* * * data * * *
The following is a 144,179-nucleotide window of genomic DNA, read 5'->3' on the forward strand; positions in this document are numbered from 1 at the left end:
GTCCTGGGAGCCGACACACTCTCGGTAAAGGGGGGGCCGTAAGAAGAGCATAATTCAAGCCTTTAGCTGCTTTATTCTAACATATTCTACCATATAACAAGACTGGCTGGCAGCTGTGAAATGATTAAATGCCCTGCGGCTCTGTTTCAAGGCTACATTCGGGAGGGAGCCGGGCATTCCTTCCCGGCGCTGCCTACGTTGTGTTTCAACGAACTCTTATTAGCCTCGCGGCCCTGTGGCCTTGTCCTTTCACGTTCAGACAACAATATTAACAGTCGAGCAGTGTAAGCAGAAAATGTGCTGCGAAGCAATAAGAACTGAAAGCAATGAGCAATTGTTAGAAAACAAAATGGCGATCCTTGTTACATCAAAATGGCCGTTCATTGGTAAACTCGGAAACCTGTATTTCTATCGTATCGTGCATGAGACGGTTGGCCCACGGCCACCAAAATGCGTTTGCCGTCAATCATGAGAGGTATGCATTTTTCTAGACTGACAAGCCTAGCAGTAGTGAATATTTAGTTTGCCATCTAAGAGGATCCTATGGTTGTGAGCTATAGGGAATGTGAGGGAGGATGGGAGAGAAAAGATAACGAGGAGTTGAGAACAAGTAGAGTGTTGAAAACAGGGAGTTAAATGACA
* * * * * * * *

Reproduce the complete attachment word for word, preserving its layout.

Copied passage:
The following is a 144,179-nucleotide window of genomic DNA, read 5'->3' on the forward strand; positions in this document are numbered from 1 at the left end:
GTCCTGGGAGCCGACACACTCTCGGTAAAGGGGGGGCCGTAAGAAGAGCATAATTCAAGCCTTTAGCTGCTTTATTCTAACATATTCTACCATATAACAAGACTGGCTGGCAGCTGTGAAATGATTAAATGCCCTGCGGCTCTGTTTCAAGGCTACATTCGGGAGGGAGCCGGGCATTCCTTCCCGGCGCTGCCTACGTTGTGTTTCAACGAACTCTTATTAGCCTCGCGGCCCTGTGGCCTTGTCCTTTCACGTTCAGACAACAATATTAACAGTCGAGCAGTGTAAGCAGAAAATGTGCTGCGAAGCAATAAGAACTGAAAGCAATGAGCAATTGTTAGAAAACAAAATGGCGATCCTTGTTACATCAAAATGGCCGTTCATTGGTAAACTCGGAAACCTGTATTTCTATCGTATCGTGCATGAGACGGTTGGCCCACGGCCACCAAAATGCGTTTGCCGTCAATCATGAGAGGTATGCATTTTTCTAGACTGACAAGCCTAGCAGTAGTGAATATTTAGTTTGCCATCTAAGAGGATCCTATGGTTGTGAGCTATAGGGAATGTGAGGGAGGATGGGAGAGAAAAGATAACGAGGAGTTGAGAACAAGTAGAGTGTTGAAAACAGGGAGTTAAATGACA